Good news for many victims of WannaCry: Free tools can be used to decrypt some PCs that were forcibly encrypted by the ransomware, providing the prime numbers used to build the crypto keys remain in Windows memory and have not yet been overwritten.
The decryption tools carry several caveats: Affected systems must not have been powered down or rebooted. Users must also have admin-level access to the infected system. And even then, security researchers caution, the tools still might not work with every type of infected system.
But the tools give WannaCry victims a potential way to restore their systems without having to consider whether they will pay their attackers. And security experts and law enforcement agencies recommend not paying ransoms, whenever possible, because they directly funds future cybercrime (see Please Don't Pay Ransoms, FBI Urges).
WannaCry infections began sweeping worldwide May 12, infecting more than 200,000 Windows computers with a speed and severity not witnessed since the days of the Love Bug and SQL Slammer worms in the early 2000s (see Teardown: WannaCry Ransomware).
Whoever designed WannaCry added the ability for it to spread like a worm by targeting two leaked "Equation Group" exploits, including a Windows server message block protocol flaw, addressed by Microsoft for its newer Windows systems in March via the MS17-010 security update. The flaw, believed to have been built by the National Security Agency, and was leaked in April by the Shadow Brokers hacking group.
After the attacks began, late on May 12 Microsoft shared emergency updates for three operating systems it no longer officially supports - Windows XP, Windows Server 2003 and Windows 8 - to patch the SMB flaw.
French Security Researchers to the Rescue
After WannaCry first appeared, three French security researchers, working around the clock, reverse-engineered the ransomware and began developing, testing and releasing decryption tools. On Thursday, Adrien Guinet, a security researcher at Paris-based cybersecurity firm Quarkslab, released WannaKey, which can decrypt Windows XP systems. On Friday, Benjamin Delpy released WanaKiwi, which he built in his spare time, away from his day job at Banque de France. Throughout, their efforts have been supported and tested by Dubai-based security expert Matt Suiche.
Encryption keys - including the one used by WannaCry to forcibly encrypt a victim's PC - are created by multiplying together two incredibly large prime numbers.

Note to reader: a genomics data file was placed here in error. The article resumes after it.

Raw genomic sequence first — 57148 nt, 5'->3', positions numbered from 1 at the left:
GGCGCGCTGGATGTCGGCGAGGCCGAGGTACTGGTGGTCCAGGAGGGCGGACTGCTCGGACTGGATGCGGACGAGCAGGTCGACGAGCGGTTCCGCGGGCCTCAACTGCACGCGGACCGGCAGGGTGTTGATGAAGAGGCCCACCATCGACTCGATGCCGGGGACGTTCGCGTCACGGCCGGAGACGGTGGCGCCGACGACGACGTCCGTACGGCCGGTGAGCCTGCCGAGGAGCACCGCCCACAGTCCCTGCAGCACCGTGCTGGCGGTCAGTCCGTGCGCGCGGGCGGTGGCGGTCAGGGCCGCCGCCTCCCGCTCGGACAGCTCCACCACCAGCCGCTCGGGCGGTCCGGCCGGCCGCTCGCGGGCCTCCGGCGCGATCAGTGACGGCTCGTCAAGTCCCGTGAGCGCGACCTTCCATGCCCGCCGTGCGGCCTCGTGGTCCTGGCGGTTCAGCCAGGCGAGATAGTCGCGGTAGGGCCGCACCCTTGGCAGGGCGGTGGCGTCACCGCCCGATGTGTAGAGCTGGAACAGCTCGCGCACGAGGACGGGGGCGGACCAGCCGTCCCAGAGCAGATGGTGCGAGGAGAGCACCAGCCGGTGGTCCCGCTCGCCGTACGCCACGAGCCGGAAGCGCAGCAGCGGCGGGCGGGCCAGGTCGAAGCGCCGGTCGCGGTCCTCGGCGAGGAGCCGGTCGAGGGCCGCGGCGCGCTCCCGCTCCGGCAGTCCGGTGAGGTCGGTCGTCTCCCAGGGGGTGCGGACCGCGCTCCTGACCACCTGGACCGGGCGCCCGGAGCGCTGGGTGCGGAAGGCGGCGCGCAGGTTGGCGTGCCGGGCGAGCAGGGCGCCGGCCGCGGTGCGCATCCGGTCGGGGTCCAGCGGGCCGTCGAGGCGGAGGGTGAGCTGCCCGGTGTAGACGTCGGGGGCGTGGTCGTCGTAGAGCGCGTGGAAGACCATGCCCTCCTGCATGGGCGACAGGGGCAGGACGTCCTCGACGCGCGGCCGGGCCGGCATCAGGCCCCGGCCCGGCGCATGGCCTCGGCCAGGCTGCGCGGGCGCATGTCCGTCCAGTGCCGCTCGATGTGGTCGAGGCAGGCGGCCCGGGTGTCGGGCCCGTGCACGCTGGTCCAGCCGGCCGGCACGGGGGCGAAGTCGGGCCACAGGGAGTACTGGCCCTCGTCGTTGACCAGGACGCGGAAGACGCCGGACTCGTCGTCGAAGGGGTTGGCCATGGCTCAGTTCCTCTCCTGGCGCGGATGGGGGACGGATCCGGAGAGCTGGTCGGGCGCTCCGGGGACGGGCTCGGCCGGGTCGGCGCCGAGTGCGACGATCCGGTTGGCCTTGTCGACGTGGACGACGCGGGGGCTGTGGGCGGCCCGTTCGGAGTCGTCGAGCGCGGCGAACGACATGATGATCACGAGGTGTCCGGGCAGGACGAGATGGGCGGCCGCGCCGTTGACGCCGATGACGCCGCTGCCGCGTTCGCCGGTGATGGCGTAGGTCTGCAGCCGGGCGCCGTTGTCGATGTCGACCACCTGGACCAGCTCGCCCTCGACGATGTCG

But there's evidently a weakness in the Windows functionality that the developer of WannaCry tapped, called the Microsoft CryptoAPI, the researchers found. For at least a short time, Windows keeps a copy of the two prime numbers that it provided to WannaCry in memory. Accordingly, those primes can be recovered, independently used to compute the encryption key and then used to decrypt all forcibly encrypted data.
Try WanaKiwi First
Of the two tools, WanaKiwi is reportedly the easier one to use. Even better, Suiche reports, WanaKiwi can decrypt both Windows XP and Windows 7 systems. "This would imply it works for every version of Windows from XP to 7, including Windows 2003 (x86 confirmed), Vista and 2008 and 2008 R2," Suiche says in a blog post.
The takeaway: Try the tools, and do so immediately. "Do not reboot your infected machines and try wanakiwi ASAP*!" Suiche says, noting that victims should do this as soon as possible "because prime numbers may be overwritten in memory after a while."
Suiche's findings have been confirmed by the European Cybercrime Center - part of Europol, the EU's law enforcement intelligence agency - which says via Twitter that the tools can "recover data in some circumstances."
"This is not a perfect solution," Suiche tells Reuters. "But this is so far the only workable solution to help enterprises to recover their files if they have been infected and have no back-ups" which allow users to restore data without paying black-mailers."
Threat intelligence firm Kryptos Logic tells Reuters that as of Wednesday, half of all IP addresses infected with WannaCry appeared to be in China and Russia - representing 30 percent and 20 percent of all infections globally, respectively - followed by the United States, with 7 percent of infections, and Britain, France and Germany, each with 2 percent of infections seen worldwide.
According to Costin Raiu, a researcher at Moscow-based security firm Kaspersky Lab, 98 percent of all WannaCry-infected systems appear to be running the Windows 7 operating system.
As of 7 a.m. Eastern U.S. Time on Monday, 315 victims had paid 49 bitcoins - worth about $108,000 - to one of the three bitcoin wallets tied to the ransomware.
Hoping for Arrests
The WannaCry decryption tools may have arrived too late for some victims. Upon infection, WannaCry warns victims they have three days to pay $300 in bitcoin before the ransom rises to $600. If that isn't paid after a week, the ransomware says that the data will be locked forever.
Even so - and if the free decryption tools haven't worked - Delpy says that victims may have another option: Back up all files and wait for police to find and arrest the criminals involved. At that point, they should be able to recover the main key that was used to encrypt all systems, he says.
Of course, this strategy depends on WannaCry's developer or developers being identified, caught and brought to justice. It's not clear when - or if - that might ever happen.